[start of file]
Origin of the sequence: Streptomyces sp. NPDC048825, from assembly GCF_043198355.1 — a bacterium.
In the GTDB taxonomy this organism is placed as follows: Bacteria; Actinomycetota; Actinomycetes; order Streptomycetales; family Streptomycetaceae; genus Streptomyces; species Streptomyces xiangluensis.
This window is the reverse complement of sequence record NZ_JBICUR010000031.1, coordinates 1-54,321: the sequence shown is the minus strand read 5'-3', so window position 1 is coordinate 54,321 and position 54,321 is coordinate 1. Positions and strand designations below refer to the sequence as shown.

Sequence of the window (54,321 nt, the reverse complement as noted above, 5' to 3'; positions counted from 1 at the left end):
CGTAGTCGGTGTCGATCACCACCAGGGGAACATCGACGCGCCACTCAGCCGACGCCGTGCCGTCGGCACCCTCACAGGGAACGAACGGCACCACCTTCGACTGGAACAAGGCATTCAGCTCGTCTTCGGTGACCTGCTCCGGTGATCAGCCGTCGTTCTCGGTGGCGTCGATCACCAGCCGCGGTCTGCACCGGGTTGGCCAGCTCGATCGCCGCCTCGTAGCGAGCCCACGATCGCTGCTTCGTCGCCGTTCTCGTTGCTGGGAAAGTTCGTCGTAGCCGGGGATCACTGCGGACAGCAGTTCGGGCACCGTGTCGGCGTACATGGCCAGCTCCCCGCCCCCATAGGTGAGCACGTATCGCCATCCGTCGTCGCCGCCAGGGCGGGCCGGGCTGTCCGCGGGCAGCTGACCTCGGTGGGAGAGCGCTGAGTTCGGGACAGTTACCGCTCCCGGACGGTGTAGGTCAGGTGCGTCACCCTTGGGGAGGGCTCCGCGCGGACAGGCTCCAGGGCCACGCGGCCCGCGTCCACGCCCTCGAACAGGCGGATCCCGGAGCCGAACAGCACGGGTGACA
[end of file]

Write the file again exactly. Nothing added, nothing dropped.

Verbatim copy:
Origin of the sequence: Streptomyces sp. NPDC048825, from assembly GCF_043198355.1 — a bacterium.
In the GTDB taxonomy this organism is placed as follows: Bacteria; Actinomycetota; Actinomycetes; order Streptomycetales; family Streptomycetaceae; genus Streptomyces; species Streptomyces xiangluensis.
This window is the reverse complement of sequence record NZ_JBICUR010000031.1, coordinates 1-54,321: the sequence shown is the minus strand read 5'-3', so window position 1 is coordinate 54,321 and position 54,321 is coordinate 1. Positions and strand designations below refer to the sequence as shown.

Sequence of the window (54,321 nt, the reverse complement as noted above, 5' to 3'; positions counted from 1 at the left end):
CGTAGTCGGTGTCGATCACCACCAGGGGAACATCGACGCGCCACTCAGCCGACGCCGTGCCGTCGGCACCCTCACAGGGAACGAACGGCACCACCTTCGACTGGAACAAGGCATTCAGCTCGTCTTCGGTGACCTGCTCCGGTGATCAGCCGTCGTTCTCGGTGGCGTCGATCACCAGCCGCGGTCTGCACCGGGTTGGCCAGCTCGATCGCCGCCTCGTAGCGAGCCCACGATCGCTGCTTCGTCGCCGTTCTCGTTGCTGGGAAAGTTCGTCGTAGCCGGGGATCACTGCGGACAGCAGTTCGGGCACCGTGTCGGCGTACATGGCCAGCTCCCCGCCCCCATAGGTGAGCACGTATCGCCATCCGTCGTCGCCGCCAGGGCGGGCCGGGCTGTCCGCGGGCAGCTGACCTCGGTGGGAGAGCGCTGAGTTCGGGACAGTTACCGCTCCCGGACGGTGTAGGTCAGGTGCGTCACCCTTGGGGAGGGCTCCGCGCGGACAGGCTCCAGGGCCACGCGGCCCGCGTCCACGCCCTCGAACAGGCGGATCCCGGAGCCGAACAGCACGGGTGACA